Nigel Farage Subverts British Politics (Again)
“In a sense we now have a Leave alliance, it’s just that we’ve done it unilaterally,” Farage remarked, somewhat cheekily, having promised that his own party members would stand down in those constituencies where the Conservatives were favoured to win, based on the last national election. Farage and his Brexit Party hope that this will secure the earliest exit from the EU possible.
It’s an unusual move in a country where the parties have differentiated themselves by their approach to Brexit, and are engaged in dogged fighting over a fickle voting body.
For Farage, however, it is been typically subversive. Back when he lead UKIP, the party was sidelined by media and mainstream politics. Despite this, UKIP managed to deliver on its platform (albeit with the slimmest of margins) and began the road to Brexit. Farage left Brexit, only to return as leader of the Brexit Party, which aims to exert pressure on the main parties to deliver a quick Brexit, regardless of the short-term cost. Again, they were successful, garnering significant support in the EU parliamentary elections.
Now, Farage is on the campaign that counts, as Britain faces its fourth election in a little under five years. Can onlookers expect a hat trick?
The ‘Brexit’ mandate
The current national election will take place on December 12. On Monday (November 11), Farage announced that his Brexit Party would not stand in the constituencies the Conservatives won during the 2017 national election, so as not to split the Leave vote. That means dipping out of 317 electoral races: nearly half of all available seats in the British parliament.
The announcement is both an electoral tactic and an assertion of character for the Brexit Party. It signals a willingness to sacrifice influence for the sake of Leave, and an earnestness in delivering an end to the Brexit debacle, at a time when both the Conservatives and Labour have been criticised for their lack of commitment to Leave or Remain, respectively. It also echoes other rightwing populist movements – like Marine La Pen’s gambit in the 2017 French national election to stand as an independent.
Whereas the tactic failed for La Pen, Farage has a much better track-record – and British politics is in a greater state of upheaval. Despite UKIP never polling very high as a political party, it delivered a successful Leave vote in 2016, and with Farage at the helm of the Brexit Party, it has proven itself a disruptive force in British politics: less than a year old and without a single MP, it was, nevertheless, became one of the most significant parties in Britain, with more than 30% of the vote.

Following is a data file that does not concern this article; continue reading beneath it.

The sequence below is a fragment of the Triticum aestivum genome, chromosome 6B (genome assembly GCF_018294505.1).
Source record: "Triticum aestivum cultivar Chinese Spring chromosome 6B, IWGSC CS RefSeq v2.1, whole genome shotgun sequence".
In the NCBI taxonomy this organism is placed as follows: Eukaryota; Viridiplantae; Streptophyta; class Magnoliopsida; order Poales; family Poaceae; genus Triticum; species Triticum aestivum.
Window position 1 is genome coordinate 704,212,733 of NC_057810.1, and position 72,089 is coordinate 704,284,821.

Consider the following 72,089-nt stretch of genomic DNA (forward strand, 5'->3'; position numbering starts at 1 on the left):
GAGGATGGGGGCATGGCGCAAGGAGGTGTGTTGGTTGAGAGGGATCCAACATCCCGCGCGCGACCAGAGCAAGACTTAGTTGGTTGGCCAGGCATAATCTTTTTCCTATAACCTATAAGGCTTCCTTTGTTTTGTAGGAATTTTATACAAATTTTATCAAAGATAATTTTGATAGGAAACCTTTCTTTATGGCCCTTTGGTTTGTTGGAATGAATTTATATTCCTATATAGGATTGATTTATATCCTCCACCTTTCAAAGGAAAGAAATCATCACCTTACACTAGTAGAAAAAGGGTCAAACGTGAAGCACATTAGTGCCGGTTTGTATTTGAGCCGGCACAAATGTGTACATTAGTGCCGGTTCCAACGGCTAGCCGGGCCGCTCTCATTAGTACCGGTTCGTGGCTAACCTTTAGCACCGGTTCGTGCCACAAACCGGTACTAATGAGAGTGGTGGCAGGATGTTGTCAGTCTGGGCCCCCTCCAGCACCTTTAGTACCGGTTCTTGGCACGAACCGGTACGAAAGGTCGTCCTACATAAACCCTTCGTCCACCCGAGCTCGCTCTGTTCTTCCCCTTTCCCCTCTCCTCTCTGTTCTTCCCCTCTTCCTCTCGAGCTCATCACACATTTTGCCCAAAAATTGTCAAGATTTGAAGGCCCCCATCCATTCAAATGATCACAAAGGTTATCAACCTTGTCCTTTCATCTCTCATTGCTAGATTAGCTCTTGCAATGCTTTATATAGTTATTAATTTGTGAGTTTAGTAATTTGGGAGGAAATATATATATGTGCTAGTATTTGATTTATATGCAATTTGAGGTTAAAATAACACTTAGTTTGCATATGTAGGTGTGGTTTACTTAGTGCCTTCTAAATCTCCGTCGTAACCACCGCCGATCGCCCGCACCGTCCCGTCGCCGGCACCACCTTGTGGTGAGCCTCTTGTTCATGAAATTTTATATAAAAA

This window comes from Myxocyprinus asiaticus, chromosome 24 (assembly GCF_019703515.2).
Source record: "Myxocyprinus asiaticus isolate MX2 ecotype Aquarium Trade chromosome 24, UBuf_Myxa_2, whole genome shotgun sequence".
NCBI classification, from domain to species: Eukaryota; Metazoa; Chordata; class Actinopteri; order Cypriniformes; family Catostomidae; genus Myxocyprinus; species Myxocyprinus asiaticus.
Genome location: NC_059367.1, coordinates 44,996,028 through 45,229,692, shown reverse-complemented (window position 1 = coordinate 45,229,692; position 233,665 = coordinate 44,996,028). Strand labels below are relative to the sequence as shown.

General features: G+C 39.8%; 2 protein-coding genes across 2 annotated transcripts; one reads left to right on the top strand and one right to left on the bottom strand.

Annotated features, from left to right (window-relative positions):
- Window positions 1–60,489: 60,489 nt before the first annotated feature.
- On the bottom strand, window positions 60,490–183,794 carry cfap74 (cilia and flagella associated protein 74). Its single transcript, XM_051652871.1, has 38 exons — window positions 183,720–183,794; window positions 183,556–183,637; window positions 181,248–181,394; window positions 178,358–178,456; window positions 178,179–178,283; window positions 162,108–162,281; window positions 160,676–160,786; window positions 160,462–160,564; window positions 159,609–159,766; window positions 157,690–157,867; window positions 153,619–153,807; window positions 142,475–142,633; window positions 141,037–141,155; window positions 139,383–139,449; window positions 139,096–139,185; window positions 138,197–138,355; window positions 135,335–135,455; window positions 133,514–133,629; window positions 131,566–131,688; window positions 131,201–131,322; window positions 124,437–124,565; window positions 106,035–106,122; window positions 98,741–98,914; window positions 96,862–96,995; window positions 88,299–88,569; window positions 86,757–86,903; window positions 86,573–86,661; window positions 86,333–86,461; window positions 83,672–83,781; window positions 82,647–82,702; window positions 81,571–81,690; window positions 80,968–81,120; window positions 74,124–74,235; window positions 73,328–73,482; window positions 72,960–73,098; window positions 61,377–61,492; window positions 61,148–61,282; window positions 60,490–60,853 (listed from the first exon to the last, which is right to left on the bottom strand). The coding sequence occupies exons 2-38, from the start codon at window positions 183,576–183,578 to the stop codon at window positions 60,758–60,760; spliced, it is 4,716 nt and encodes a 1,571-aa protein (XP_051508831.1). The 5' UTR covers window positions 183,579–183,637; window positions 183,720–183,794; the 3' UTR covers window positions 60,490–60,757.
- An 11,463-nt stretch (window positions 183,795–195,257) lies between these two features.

Vacillating parties (and their voters)
Farage’s confident leadership also comes during a moment of shifting party platforms – especially among the left – and a fickle electorate.
Judging by current polls, there are two clear trends. The lead for Boris Johnson and the Conservatives seems to be secure, though a little bit erratic. Some polls suggest the lead is as high as 15%, while others put it at just 7%. Even if they only manage an average of these figures, they will still have a significant majority.
Meanwhile, the Remain vote is splintering between Labour and the Liberal Democrats – a party which hasn’t seen nearly this degree of interest in nearly a decade. The slightly faltering support for Labour is especially notable because it follows a stunning electoral success for Corbyn in 2017, which upended Tory support, and many failed leadership challenges from party members who disagreed with his increasingly leftist platform. It may be that Corbyn’s uncertain approach to Brexit may be what’s costing him now.
Notably, the Brexit Party lost several percentage points in the polls. It may be this represents people switching their vote in support of a stronger mandate to Leave with the Conservatives. There are those in British media who suggest that Farage’s move to suspend campaigning in Tory constituencies is more about saving face, as the enthusiastic support that carried the party in the Parliamentary elections begins to drain away.
This upcoming election revolves around Brexit, and people seem to be are ditching party loyalty and voting based on their attitude to Brexit. This has been Farage’s obsession during his entire political career, and he has shown himself to be adept in manoeuvring in advocating for it. In the current election, he is attempting a familiar feat: to sway the minds of an insecure minority who may wish to escape the current political limbo. His record suggests he could manage it.